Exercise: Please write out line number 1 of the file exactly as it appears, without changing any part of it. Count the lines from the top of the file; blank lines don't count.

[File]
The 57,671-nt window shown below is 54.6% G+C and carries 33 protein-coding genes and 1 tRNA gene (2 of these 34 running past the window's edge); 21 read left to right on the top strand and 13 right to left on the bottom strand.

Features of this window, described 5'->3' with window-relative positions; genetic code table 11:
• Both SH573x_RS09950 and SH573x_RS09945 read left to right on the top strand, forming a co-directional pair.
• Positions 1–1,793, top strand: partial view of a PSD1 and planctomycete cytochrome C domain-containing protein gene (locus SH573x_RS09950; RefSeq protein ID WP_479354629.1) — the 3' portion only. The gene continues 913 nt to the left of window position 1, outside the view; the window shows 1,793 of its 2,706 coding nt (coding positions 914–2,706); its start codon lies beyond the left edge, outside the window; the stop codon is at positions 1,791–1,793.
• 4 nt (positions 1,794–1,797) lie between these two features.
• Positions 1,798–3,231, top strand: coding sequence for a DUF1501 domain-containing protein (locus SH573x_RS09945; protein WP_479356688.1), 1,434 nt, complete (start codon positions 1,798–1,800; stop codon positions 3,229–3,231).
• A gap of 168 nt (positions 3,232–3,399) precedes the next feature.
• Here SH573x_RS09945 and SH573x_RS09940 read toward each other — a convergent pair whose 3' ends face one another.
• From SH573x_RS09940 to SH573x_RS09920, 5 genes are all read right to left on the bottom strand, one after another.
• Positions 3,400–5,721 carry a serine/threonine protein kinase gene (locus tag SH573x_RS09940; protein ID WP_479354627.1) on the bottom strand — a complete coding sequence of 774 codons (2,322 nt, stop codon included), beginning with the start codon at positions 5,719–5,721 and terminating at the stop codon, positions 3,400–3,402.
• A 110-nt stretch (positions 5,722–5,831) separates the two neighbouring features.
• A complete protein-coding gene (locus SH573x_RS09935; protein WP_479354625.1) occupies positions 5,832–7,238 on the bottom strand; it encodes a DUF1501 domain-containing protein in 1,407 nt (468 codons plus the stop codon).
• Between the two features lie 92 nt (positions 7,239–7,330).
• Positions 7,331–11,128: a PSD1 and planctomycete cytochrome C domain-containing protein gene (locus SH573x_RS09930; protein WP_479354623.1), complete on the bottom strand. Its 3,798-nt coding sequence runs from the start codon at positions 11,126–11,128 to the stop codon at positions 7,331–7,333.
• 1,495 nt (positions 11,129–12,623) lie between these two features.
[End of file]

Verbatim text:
The 57,671-nt window shown below is 54.6% G+C and carries 33 protein-coding genes and 1 tRNA gene (2 of these 34 running past the window's edge); 21 read left to right on the top strand and 13 right to left on the bottom strand.